Monuments of the Earls of Litchfield. [vol. c. merit the University of Oxford, of which he ment, and constitute the respectable chawas elected Chancellor, bore ample testi- racter of the true English nobleman; he mony, and will ever acknowledge and re- died as sincerely regretted, as he lived justly member with what unwearied attention he beloved, on the 4th of November, 1776, protected and promoted her real interest, as aged 71. He married Catherine, second a friend, a guardian, a patron, and a bene- daughter of St John Stonehouse, of Radley, factor."
in the county of Berks, Bar!. by whom he The following inscriptions are on
left no issue." two tablets in front of the pedestal :
In the chancel are also the following “ George Henry Lee, third Earl of Litch- memorials.-On a brass plate : field, Visct. Quarendon, Baron of Spilles- George Pickering, gentleman, having bury, and a Baronet, married Diana, daugh- been xxx years a servant to the honble fater and heiress of Sir Thomas Frankland, milie of the Lees of Ditchly. About the Bart. of Thirkelby, in Yorkshire, by whom he Lxx1 yeare , of his age, the xul day of had no issue. He was twice returned to re- March, Ao D'ni 1645, departed this life, present the County of Oxford in Parliament,
and lyeth here buried. A.D. 1740 and 1741 ; appointed High Steward of the University of Oxford A.D.
Not to prophane (by a rude touch) the dust 1759 ; one of the Lords of the Bedchamber
Of his great Masters, do we bouldly thrust to King George the Third, 1760 ; a Privy
This aged Servant's bones: whose humble
love Counsellour, Captain of the Band of Gen
An innocent ambition did move, tlemen Pensioniers, and Chancellor of the University of Oxford, A.D. 1762. He died
By creeping neere their tombe's adored side, September 17, A.D. 1772, aged 54."
To shew his body, not his duty dy'de."
On a stone slab: “ Diana, Countess of Litchfield, daughter and heiress of Sir Thomas Fraukland,
“ Hic sepultus erat Gul. Child, Art. MaBaronet, of Thirkelby, in Yorkshire, wife gist et hujus Parochiæ Vicarius, qui morto George Henry Lee, third Earl of Litch- tem obiit 2do die Junii, Anno Dom. 1712, field. Died January ye 8th, 1779, aged sixty,
et ætatis suæ quinquagesimo secundo. Hic universally lamented by all ranks of people, etiam sepulta fuit Katherina, dilectissima being possessed of every moral, benevolent,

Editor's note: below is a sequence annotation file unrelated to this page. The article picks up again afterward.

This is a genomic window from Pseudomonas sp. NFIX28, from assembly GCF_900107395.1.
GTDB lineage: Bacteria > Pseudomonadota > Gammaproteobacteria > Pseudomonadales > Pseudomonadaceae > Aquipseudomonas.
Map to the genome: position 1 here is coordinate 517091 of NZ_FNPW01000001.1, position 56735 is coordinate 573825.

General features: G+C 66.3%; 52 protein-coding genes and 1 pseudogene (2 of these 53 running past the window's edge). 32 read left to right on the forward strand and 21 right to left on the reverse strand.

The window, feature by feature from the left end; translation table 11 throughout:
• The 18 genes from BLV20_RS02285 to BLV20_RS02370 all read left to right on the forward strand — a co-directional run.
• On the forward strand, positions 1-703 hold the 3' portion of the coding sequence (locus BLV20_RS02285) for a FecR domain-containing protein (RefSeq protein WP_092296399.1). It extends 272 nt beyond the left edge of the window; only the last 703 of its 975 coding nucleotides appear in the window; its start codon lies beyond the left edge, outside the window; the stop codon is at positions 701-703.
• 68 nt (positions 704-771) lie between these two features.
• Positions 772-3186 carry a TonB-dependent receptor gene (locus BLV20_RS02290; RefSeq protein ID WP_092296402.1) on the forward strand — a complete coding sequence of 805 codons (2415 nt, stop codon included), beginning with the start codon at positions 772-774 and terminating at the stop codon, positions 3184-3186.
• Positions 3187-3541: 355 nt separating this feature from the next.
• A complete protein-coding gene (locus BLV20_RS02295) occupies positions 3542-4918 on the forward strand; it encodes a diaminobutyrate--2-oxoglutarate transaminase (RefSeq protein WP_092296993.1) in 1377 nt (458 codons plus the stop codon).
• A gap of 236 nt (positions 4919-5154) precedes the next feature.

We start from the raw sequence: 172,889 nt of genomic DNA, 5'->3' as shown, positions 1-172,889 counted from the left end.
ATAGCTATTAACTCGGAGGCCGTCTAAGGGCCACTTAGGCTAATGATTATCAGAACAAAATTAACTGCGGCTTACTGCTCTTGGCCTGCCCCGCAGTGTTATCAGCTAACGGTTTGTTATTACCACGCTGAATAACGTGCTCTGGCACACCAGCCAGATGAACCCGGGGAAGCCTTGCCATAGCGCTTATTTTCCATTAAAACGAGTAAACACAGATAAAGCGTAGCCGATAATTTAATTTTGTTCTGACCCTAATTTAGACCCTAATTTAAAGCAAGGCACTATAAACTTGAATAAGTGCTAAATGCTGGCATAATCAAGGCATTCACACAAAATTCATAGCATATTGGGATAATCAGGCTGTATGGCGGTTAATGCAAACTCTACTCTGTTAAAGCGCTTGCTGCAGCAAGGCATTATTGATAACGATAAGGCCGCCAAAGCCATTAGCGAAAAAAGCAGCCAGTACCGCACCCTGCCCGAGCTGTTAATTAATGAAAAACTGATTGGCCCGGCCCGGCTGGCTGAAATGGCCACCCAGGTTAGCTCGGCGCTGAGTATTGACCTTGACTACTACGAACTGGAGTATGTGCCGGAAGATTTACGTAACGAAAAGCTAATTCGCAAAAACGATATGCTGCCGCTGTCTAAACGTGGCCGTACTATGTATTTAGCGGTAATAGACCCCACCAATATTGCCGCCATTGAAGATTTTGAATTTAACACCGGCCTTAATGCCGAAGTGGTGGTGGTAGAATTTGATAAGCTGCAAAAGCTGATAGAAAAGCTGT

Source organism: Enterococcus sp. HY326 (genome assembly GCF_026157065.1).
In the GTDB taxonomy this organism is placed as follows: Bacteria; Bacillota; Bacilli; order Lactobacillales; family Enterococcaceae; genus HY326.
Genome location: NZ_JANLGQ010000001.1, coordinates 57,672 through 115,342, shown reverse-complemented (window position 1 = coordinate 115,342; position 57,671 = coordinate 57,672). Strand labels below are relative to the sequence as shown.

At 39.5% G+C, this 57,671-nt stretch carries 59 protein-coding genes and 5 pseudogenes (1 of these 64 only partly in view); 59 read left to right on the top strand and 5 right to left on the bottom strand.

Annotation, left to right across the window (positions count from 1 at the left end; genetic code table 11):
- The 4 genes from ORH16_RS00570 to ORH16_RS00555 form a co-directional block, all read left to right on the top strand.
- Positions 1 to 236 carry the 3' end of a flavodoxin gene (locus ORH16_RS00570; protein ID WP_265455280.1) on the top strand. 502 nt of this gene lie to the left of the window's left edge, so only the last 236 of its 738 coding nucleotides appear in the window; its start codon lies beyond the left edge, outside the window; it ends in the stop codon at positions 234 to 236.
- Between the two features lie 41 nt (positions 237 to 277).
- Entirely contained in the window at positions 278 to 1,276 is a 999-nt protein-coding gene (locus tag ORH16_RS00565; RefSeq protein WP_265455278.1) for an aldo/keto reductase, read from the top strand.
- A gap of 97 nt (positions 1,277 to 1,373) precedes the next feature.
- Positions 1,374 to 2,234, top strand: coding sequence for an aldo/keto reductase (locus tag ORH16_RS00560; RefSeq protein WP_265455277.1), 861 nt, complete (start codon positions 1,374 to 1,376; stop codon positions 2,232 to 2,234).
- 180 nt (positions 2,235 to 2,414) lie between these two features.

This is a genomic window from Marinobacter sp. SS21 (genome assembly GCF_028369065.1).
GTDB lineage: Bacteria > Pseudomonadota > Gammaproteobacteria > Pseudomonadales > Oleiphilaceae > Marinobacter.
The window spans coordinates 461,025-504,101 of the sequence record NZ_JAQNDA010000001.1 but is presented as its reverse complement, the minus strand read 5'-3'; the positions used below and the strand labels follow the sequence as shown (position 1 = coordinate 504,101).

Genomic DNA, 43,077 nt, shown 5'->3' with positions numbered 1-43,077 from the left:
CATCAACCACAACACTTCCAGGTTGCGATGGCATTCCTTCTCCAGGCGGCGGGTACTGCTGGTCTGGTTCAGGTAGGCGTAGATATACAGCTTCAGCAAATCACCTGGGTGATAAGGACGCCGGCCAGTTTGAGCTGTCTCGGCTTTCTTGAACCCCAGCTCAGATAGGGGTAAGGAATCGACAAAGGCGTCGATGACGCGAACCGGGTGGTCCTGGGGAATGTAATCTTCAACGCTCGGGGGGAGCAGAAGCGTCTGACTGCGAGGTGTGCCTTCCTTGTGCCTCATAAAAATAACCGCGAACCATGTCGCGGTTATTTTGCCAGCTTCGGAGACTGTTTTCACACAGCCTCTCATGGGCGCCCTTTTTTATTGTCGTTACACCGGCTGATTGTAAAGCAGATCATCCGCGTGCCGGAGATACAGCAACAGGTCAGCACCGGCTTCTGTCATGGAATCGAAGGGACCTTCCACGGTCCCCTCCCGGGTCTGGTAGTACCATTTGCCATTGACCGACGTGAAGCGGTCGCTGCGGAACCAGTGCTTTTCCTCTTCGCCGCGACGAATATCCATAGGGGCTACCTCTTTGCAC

sui conivx, anno 1727, ætatis suæ 61. and social virtue, derived from those true Obiit Martij 10, beatæ resurrectionis spe." Christian principles, which now receive their On another stone slab: full reward."
“ Here lyeth the body of Robert, third On the north side of the chancel is son of Robert Rich, esq. and grandson of a handsome monument, by Tyler, Sr William Rich, of Sonning, in Berkshire, to Robert fourth Earl of Litchfield. who died Feb, the 27th, 1701." The base on which is the following On a brass lozenge, inserted in the inscription) is of grey marble, and in tombstone: the centre of it a white marble medal
“ Dame Dorothy Bathurst, late wife of lion, with the Earl's armis impaling Sir Edward Bathurst, of Lechlade, in ye those of Stonehouse (three eagles Pro County of Gloucester, Baronet, died the per, with a bar Argent, a leopard's head 18th day of March, 1683, and lyeth here between two etoiles), beveath which buried, waiting for a blessed and joyfull reare branches of laurel. Behind the surrection." base rises a pyramidal slab of black On brass plates : marble, with gold veins, in front of
“ Robert Welch, who was born the fifth which is a large cenotaph of light cor
day of September, in the year 1611, and nelian-coloured marble, standing on dyed the 20th day of June, in the yeare lion's feet of while marble. On the 1680, and was borne at Clardon, in the cenotaph stand two beautiful figures of County of Warwick.” boy-angels twining a wreath of flowers, “ Here lieth the body of Ann Welch, the of white marble, about an urn of a wife of Richard Welch, and daughter of deep cornelian colour.
Thomas Orton, of Clardon, in Warwick
shire, who died the 25th of January, 1677, “ In memory of Robert, Earl of Litch
aged 60 yeares." field, whose social disposition, amiable condescension, and unaffected benevolence, en